Apple iPhones will soon use a USB-C charging port in order to comply with a common charger directive from the European Union.
The Council of the European Union approved a mandate Monday to require device makers to use a USB-C port starting in 2024. On Tuesday, Apple senior vice president of worldwide marketing Greg Joswiak said Apple will get on board.
“Obviously, we’ll have to comply,” he said at a tech conference held by the Wall Street Journal. “We’ve no choice.”
Joswiak said Apple is contentious over the new directive, more specifically how it was introduced and the restrictions it places on the company’s engineers.
Apple had a 31% share of the smartphone market in Europe in 2021, according to Statista. It was one of the leaders in the market along with chief competitor Samsung.
Joswiak did not indicate whether Apple would adopt USB-C charging ports for its products worldwide, but analyst speculate this is likely, according to CNBC.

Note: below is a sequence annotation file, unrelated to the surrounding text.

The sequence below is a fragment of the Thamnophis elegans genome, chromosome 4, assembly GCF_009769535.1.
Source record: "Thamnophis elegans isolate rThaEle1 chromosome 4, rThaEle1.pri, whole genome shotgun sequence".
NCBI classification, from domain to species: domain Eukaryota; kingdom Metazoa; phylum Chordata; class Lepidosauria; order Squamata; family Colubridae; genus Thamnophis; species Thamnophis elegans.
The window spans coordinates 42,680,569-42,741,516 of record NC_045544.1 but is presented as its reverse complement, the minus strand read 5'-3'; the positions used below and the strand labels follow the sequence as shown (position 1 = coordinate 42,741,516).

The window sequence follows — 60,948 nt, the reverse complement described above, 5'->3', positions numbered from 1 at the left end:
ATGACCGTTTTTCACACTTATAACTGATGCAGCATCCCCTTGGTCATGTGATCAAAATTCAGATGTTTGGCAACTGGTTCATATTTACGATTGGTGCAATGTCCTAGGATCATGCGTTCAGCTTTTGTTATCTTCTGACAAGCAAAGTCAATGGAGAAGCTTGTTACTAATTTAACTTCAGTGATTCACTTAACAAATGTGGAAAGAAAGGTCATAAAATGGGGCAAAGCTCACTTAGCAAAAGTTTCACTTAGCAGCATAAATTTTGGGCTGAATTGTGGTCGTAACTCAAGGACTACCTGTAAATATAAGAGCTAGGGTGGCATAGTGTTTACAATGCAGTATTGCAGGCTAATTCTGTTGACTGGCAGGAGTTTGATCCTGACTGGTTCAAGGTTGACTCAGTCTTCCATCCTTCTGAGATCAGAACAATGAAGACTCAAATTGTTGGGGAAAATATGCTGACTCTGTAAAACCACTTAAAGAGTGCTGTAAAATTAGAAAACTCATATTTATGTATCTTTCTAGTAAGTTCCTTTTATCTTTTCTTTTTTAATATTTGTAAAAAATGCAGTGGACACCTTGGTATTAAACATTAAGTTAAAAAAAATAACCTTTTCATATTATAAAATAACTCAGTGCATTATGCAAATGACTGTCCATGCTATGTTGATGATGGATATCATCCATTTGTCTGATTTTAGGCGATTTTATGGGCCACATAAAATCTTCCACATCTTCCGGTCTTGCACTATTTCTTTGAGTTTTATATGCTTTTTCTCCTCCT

There is no clear timetable on when new iPhones will include the charging port, other than it will be by the time the mandate takes effect. The popular mobile device currently uses a Lightning charger, which is exclusive to Apple products.
The mandate is meant to make purchasing and charging devices more convenient for consumers by making devices universally compatible. It will also reduce electronic waste. In 2020, EU consumers purchased an estimated 420 million devices and owned an average of three chargers per device. Still 38% of consumers ran into issues charging their products.
The common charger directive applies to products like mobile devices, headphones, tablets, digital cameras, gaming controllers and other wireless peripherals. Laptops will eventually be required to use a USB-C port as well.